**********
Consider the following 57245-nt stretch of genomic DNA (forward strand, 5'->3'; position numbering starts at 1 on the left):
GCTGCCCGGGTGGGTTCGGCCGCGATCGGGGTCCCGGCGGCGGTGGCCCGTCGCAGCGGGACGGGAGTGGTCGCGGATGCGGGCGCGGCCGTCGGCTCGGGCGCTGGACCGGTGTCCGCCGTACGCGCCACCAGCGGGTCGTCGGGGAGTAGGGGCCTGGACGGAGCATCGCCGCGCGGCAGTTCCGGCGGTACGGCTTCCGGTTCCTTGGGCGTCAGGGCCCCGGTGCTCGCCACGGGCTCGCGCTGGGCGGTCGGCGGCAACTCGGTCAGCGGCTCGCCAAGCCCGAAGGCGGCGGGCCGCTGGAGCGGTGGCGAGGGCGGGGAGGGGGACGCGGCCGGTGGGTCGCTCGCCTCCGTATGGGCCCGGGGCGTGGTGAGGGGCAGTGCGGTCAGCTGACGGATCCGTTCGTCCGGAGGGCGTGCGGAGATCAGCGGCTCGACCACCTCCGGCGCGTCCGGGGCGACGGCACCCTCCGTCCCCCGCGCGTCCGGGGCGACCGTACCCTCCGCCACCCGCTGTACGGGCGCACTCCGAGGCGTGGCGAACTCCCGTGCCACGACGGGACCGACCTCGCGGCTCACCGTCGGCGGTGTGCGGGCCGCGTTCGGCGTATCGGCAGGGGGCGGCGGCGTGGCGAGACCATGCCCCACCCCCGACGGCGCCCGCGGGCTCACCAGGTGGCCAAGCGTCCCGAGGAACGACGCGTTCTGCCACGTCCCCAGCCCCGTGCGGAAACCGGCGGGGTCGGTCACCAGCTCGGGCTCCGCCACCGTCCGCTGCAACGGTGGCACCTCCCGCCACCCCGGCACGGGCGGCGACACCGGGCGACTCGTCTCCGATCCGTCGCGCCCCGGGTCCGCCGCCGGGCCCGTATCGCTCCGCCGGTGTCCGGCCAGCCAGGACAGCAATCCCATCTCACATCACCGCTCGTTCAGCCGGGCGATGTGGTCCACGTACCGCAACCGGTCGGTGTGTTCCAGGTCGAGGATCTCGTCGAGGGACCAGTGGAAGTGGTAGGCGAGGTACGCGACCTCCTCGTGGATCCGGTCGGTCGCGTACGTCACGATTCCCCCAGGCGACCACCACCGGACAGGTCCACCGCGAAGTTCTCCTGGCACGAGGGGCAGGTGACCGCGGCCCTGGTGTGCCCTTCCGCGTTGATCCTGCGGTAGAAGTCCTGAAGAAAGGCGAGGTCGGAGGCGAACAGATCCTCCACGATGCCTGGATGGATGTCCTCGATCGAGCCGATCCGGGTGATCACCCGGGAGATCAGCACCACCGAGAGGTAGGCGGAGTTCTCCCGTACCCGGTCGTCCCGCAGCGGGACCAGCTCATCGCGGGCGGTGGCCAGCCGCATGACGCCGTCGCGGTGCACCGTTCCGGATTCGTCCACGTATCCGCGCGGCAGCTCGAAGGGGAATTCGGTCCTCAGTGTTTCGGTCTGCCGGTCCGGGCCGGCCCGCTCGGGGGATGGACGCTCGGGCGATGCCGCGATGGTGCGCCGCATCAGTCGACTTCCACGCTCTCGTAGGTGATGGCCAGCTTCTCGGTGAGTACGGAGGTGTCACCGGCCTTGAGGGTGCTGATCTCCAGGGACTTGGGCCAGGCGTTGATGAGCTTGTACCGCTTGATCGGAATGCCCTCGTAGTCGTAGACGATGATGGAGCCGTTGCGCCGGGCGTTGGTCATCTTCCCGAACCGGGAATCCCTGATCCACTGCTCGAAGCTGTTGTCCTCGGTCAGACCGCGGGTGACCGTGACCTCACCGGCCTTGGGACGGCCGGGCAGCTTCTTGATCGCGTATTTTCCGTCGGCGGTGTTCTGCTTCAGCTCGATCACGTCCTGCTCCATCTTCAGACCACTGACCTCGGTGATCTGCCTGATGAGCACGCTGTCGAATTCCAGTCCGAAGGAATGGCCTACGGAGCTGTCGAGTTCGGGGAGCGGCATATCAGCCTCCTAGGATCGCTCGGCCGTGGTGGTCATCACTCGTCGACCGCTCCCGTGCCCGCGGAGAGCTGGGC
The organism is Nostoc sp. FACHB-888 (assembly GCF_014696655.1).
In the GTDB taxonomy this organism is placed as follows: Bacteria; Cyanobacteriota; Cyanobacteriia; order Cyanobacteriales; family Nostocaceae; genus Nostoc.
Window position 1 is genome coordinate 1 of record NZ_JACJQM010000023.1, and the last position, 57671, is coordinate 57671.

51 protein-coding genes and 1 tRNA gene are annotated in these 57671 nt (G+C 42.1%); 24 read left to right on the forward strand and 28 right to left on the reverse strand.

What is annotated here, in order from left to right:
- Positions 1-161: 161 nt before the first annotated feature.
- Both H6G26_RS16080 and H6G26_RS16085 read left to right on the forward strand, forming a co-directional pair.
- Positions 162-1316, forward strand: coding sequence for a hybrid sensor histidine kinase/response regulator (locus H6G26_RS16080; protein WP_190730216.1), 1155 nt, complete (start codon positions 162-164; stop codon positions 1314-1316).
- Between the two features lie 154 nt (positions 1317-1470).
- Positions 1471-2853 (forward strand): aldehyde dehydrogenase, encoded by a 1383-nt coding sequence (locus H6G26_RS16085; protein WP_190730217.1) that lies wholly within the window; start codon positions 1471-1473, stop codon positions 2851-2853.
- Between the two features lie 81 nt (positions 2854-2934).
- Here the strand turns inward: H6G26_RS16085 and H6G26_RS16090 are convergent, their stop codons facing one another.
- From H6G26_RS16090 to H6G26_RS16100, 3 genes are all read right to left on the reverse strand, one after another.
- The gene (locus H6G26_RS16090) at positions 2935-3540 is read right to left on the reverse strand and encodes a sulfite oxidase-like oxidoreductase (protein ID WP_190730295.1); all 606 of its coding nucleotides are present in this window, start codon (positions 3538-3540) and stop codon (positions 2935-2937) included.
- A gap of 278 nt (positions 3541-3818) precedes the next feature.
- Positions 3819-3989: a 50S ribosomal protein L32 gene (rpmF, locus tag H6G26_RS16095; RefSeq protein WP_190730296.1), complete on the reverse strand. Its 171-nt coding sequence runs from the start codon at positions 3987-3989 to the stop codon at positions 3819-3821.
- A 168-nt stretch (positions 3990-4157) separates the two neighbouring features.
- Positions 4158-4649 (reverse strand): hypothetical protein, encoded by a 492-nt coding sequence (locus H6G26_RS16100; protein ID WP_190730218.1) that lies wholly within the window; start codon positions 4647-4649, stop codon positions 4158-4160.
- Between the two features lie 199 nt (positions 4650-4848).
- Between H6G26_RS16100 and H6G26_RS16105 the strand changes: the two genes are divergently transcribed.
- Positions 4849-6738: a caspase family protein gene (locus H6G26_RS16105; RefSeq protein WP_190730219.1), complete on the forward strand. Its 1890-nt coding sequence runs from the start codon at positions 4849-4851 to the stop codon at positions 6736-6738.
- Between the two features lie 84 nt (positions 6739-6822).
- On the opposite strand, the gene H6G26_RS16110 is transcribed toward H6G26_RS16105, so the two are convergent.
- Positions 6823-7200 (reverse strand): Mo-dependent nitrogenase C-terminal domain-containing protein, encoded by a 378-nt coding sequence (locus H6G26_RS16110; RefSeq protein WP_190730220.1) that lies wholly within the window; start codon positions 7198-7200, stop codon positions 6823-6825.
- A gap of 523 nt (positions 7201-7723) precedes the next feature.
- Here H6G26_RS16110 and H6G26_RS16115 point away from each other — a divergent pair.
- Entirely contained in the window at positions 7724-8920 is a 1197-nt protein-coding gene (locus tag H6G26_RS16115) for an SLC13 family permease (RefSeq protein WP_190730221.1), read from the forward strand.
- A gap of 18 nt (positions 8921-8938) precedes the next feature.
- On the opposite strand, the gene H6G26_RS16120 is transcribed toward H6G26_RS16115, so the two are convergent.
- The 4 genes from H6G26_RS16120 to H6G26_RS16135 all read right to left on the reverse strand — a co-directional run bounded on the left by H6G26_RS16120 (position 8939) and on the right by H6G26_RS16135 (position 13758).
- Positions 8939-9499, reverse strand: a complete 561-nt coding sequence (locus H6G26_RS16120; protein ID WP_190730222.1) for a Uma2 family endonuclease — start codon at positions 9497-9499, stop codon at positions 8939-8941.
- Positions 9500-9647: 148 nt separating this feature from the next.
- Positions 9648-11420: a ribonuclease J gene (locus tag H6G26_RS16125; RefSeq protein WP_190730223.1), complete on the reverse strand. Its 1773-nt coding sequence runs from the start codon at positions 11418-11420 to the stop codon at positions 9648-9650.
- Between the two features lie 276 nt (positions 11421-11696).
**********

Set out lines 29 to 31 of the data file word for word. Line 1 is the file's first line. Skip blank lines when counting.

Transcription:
- Entirely contained in the window at positions 7724-8920 is a 1197-nt protein-coding gene (locus tag H6G26_RS16115) for an SLC13 family permease (RefSeq protein WP_190730221.1), read from the forward strand.
- A gap of 18 nt (positions 8921-8938) precedes the next feature.
- On the opposite strand, the gene H6G26_RS16120 is transcribed toward H6G26_RS16115, so the two are convergent.